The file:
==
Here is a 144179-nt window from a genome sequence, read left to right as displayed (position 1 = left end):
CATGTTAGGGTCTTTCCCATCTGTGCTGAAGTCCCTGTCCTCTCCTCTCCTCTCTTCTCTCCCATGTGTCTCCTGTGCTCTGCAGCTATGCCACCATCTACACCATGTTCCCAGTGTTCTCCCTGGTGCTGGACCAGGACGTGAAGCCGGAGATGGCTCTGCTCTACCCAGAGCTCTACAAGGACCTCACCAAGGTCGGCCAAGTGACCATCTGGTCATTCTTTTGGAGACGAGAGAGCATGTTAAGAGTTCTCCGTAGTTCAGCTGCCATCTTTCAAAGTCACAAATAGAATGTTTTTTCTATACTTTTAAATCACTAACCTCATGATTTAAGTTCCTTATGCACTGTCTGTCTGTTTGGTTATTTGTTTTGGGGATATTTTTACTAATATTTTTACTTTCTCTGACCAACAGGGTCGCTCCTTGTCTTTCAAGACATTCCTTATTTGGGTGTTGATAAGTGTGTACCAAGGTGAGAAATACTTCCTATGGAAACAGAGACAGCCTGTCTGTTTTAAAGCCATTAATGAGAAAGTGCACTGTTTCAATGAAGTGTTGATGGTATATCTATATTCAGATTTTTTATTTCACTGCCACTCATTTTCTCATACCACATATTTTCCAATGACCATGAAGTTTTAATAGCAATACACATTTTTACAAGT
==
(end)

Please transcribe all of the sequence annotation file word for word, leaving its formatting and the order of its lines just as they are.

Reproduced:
Here is a 144179-nt window from a genome sequence, read left to right as displayed (position 1 = left end):
CATGTTAGGGTCTTTCCCATCTGTGCTGAAGTCCCTGTCCTCTCCTCTCCTCTCTTCTCTCCCATGTGTCTCCTGTGCTCTGCAGCTATGCCACCATCTACACCATGTTCCCAGTGTTCTCCCTGGTGCTGGACCAGGACGTGAAGCCGGAGATGGCTCTGCTCTACCCAGAGCTCTACAAGGACCTCACCAAGGTCGGCCAAGTGACCATCTGGTCATTCTTTTGGAGACGAGAGAGCATGTTAAGAGTTCTCCGTAGTTCAGCTGCCATCTTTCAAAGTCACAAATAGAATGTTTTTTCTATACTTTTAAATCACTAACCTCATGATTTAAGTTCCTTATGCACTGTCTGTCTGTTTGGTTATTTGTTTTGGGGATATTTTTACTAATATTTTTACTTTCTCTGACCAACAGGGTCGCTCCTTGTCTTTCAAGACATTCCTTATTTGGGTGTTGATAAGTGTGTACCAAGGTGAGAAATACTTCCTATGGAAACAGAGACAGCCTGTCTGTTTTAAAGCCATTAATGAGAAAGTGCACTGTTTCAATGAAGTGTTGATGGTATATCTATATTCAGATTTTTTATTTCACTGCCACTCATTTTCTCATACCACATATTTTCCAATGACCATGAAGTTTTAATAGCAATACACATTTTTACAAGT